“A cell in Salem jail that fall, the place is in darkness but for the moonlight” – Miller uses stage directions to make his audience aware of the poor living conditions John is suffering as a consequence of his honorable intentions and pleads to the High Courts to free his wife. As it draws closer to the morning of John’s death, serious discussion about the whereabouts of Abigail Williams takes place. John had committed the sin of adultery with Abigail Williams, his previous servant girl. When John is first introduced, he has been faithful to his wife, Elizabeth, for the past seven months.
But the play’s first act finds him momentarily alone with his former lover, the teenage Abigail. Although he restrains himself, Proctor is still fascinated by Abigail “Ah, you’re wicked yet, aren’t you? ” he says to her, “his smile widening. ” Abigail Williams is the niece of Rev. Parris, one can only imagine her to be strikingly beautiful, and she would have to be it seems to tempt a man like John Proctor. Abigail Williams is a less complex character than John, whose motivations are simple; she is sly, cold-hearted and with straightforward malicious motivation.
Miller establishes that Abigail is suspected of adultery with John Proctor, a rumor that is confirmed later in the first act, while Abigail physically threatens the other girls if they disobey her. Abigail demonstrates a great ability for self-preservation: she admits what she must at appropriate times, and places the blame for her actions at the most convenient source, Tituba, when she realizes that it is the savviest course of action. Abigail’s lack of any morality renders her willingness and ability to charge others with witchery no matter the consequences.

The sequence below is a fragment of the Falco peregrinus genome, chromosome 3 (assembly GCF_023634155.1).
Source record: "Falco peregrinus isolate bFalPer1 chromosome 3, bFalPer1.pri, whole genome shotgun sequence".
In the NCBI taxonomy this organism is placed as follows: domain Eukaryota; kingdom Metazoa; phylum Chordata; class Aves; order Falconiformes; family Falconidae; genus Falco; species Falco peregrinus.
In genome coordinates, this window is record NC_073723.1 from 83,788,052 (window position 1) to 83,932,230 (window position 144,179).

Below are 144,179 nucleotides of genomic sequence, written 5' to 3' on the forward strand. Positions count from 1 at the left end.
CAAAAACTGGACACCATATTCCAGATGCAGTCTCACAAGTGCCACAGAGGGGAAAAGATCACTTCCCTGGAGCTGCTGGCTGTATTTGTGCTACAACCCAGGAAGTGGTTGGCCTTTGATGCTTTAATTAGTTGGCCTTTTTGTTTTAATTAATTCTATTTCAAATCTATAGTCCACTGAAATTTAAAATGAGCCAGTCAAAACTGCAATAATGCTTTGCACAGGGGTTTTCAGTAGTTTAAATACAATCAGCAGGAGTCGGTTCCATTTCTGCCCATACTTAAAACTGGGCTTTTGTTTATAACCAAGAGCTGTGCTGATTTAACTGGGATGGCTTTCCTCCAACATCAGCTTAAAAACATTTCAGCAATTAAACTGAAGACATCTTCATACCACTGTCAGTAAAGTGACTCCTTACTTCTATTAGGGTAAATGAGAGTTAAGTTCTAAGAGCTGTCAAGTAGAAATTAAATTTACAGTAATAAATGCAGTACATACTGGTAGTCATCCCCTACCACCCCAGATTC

With this knowledge of Abbey, one feels sorry for John that he has been taken in by this bitter girl. This is because of the effects that she alone, has caused, not only towards John mentally, but towards a whole village of people. From the point of Elizabeth know of the affair, she has been very weary of Abigail and become more aware of the evil the young girl is capable of. Nevertheless, his wife, Elizabeth (Goody Proctor) had forgiven him, partially to save scandal and treatment of contempt from the people of Salem.
– I have come to this comprehension of the issue because of the distrustful but perhaps necessary manner she talks to John with. The audience senses this during the early scenes of the book, Miller creates this effect by the dialogue Elizabeth and John share, allowing the readers to feel and be aware of the anxiety, and unease between the two. (Page 41) “You were alone with Abigail? ” She still has her suspicions and has “suddenly lost faith in him” as he replies “Aye, for a moment”
The dialogue displays that John and Elizabeth must have been more intimate as man and wife before the affair because even 6 months later, it still has such a powerful effect on their marriage. It has shaped a wedge between the two. John is genuinely sorrowful and regretful, yet he can’t find it in his own heart to forgive himself, due to “the magistrate in his heart” as Elizabeth refers to it as. This is part of John’s nature, but when his wife, whom he loves dearly, does not show warmth towards him, he is not encouraged to show self forgiveness, or to feel at one with himself – “Spare me!
You forget nothin’ and forgive nothin’ I have not moved from there to there without I think to please you and still an everlasting funeral marches round your heart! ” He wants to share the intimacy they once had, he will do anything to please Elizabeth, by doing so, and he is tending to his guilty conscience. – And this is one of the humanly qualities that readers recognize and find attractive to John. An audience can become fond of a person like John Proctor, because they long to be like him and can recognize, perhaps find themselves in a similar situation to him – giving into temptation.
However, the reader can recognize the acts of sorrow John makes – forever trying to please his wife – “I think you’re sad again, are you? ” and resisting Abigail “I’ll cut off my hand before I’ll ever reach for you , put it out of mind Abby. ” – Act One, Page 18 and 42. Miller very wisely displays John’s character as “Only Human” by exposing the modern day human weaknesses. This heightens the emotion and tension of the climax of John’s death and the audience’s reaction to this.